We all want to be happy — and for decades, psychologists have tried to figure out how we might achieve that blissful state. The field’s many surveys and experiments have pointed to a variety of approaches, from giving stuff away to quitting Facebook to forcing one’s face into a toothy grin.
But psychology has undergone serious upheaval over the last decade, as researchers realized that many studies were unreliable and unrepeatable. That has led to a closer scrutiny of psychological research methods, with the study of happiness no exception. So — what really makes us happy? Under today’s more careful microscope, some routes to happiness seem to hold up, while others appear not to, or have yet to re-prove themselves. Here’s what we know so far, and what remains to be reassessed, according to a new analysis in the Annual Review of Psychology.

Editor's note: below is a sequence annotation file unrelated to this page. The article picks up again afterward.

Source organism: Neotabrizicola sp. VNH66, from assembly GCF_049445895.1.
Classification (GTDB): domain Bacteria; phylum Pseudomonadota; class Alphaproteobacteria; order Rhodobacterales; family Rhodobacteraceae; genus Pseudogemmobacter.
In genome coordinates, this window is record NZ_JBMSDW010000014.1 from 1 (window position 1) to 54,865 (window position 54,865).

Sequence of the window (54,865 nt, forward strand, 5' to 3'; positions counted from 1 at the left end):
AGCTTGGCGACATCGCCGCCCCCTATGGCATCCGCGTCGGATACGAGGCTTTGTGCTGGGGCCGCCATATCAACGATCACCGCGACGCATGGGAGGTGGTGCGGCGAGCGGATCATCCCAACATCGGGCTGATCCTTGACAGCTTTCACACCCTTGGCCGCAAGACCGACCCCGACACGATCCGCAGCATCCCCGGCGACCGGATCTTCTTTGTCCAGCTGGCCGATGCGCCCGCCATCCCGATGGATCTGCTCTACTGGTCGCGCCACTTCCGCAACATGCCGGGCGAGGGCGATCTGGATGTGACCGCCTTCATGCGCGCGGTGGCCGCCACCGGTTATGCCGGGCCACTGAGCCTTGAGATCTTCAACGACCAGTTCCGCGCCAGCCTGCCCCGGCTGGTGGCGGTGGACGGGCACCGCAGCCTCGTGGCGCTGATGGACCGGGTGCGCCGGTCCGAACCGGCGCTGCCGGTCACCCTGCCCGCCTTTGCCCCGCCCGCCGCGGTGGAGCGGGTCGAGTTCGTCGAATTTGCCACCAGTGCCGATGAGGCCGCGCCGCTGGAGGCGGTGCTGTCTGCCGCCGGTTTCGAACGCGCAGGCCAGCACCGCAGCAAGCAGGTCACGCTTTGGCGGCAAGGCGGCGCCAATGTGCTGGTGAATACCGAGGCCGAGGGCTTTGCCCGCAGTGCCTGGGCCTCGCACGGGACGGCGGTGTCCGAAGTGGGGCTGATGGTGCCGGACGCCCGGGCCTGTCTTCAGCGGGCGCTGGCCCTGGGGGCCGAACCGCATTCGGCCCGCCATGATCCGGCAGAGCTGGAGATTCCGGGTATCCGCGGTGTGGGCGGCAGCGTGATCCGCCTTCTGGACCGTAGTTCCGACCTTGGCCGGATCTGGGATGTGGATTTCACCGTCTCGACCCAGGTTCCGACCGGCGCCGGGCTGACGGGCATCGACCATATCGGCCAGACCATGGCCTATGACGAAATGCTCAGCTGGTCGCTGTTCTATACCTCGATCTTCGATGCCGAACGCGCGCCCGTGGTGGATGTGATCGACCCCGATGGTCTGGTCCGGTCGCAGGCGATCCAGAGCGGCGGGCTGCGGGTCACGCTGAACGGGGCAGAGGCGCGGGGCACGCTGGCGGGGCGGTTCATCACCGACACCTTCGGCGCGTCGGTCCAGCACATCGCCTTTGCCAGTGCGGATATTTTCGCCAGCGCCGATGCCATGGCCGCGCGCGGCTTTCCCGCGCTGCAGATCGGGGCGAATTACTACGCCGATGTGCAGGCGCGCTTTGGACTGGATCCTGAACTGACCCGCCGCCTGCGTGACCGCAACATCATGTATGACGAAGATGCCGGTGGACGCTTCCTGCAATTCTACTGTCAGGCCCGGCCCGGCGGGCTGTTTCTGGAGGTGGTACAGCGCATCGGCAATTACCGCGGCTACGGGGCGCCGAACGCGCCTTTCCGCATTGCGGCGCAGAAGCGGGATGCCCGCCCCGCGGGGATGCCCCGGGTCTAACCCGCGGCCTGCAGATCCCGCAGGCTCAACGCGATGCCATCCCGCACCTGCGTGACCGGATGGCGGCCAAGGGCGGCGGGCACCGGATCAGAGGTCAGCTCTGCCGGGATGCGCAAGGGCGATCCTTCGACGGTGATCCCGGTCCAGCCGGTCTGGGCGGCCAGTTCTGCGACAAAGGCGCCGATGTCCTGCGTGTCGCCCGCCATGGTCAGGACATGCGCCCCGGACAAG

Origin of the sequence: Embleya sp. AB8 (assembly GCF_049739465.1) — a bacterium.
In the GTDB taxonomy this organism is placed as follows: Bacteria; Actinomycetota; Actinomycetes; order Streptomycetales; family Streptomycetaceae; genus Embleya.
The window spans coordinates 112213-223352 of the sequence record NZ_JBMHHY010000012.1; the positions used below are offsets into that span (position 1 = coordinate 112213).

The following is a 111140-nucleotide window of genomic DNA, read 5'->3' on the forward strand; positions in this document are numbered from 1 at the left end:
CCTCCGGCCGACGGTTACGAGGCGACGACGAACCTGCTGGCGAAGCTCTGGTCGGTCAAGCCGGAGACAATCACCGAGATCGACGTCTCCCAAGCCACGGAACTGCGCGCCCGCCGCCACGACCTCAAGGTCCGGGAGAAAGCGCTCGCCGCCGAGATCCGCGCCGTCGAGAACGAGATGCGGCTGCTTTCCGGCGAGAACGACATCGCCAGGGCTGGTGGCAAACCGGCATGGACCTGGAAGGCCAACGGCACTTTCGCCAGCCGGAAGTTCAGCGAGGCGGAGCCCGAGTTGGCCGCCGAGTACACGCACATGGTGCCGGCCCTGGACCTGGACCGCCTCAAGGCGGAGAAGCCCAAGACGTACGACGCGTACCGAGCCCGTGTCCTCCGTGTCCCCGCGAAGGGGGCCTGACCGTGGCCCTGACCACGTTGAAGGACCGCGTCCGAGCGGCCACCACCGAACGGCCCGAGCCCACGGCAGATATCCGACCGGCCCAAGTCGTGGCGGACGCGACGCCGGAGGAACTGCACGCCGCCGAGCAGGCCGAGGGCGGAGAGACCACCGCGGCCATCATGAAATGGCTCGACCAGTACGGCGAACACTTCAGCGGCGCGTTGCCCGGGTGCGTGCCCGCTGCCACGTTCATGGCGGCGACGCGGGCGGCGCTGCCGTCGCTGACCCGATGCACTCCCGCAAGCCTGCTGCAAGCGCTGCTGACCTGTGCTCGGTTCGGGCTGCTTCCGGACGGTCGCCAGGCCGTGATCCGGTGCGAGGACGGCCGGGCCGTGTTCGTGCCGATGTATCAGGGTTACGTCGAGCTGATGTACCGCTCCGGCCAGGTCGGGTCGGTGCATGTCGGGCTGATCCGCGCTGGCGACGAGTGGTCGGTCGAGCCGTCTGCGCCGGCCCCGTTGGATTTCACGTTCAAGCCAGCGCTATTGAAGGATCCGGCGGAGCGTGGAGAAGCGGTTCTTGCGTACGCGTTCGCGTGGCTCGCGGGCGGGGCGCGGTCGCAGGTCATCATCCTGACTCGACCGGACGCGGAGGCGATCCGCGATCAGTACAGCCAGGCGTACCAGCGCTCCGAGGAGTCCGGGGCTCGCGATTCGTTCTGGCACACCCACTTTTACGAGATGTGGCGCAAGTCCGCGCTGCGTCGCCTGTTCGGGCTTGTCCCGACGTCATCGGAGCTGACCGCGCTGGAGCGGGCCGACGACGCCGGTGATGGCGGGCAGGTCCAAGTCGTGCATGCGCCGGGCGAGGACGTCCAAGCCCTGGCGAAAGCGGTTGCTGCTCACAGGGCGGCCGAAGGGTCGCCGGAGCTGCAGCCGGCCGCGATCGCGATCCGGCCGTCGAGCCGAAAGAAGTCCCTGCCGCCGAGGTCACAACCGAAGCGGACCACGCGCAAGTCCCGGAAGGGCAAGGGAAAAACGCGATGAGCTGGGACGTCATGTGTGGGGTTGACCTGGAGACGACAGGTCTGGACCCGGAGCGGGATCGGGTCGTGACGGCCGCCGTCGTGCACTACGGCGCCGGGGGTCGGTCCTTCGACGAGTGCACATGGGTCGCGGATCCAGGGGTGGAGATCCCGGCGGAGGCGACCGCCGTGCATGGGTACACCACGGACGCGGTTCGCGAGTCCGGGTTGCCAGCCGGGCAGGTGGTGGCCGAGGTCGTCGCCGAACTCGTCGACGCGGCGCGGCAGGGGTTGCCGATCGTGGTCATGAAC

Put on a happy face
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One long-standing hypothesis is that smiling makes you feel happier. In a classic 1988 study, researchers asked 92 Illinois undergraduates to hold a felt tip pen in their mouth either with their teeth, forcing an unnatural grin, or with their lips, making them pout. The students then looked at four examples of The Far Side comics. On average, those with the forced smiles found the one-panel comics slightly funnier than those with the forced pouts.
But when 17 different research labs got together to retest the pen-clench smile’s effects on 1,894 new participants, the finding failed to hold up, the researchers reported in 2016.
The repetition study was part of a broader effort to counter psychology’s reproducibility crisis, which in part has been attributed to the variety of ways in which researchers could examine and reanalyze their data until they arrived at publishable results. “It’s kind of like shooting a bunch of arrows at the wall and drawing the bullseye on after,” says Elizabeth Dunn, a social psychologist at the University of British Columbia in Vancouver and coauthor of the new Annual Review of Psychology paper.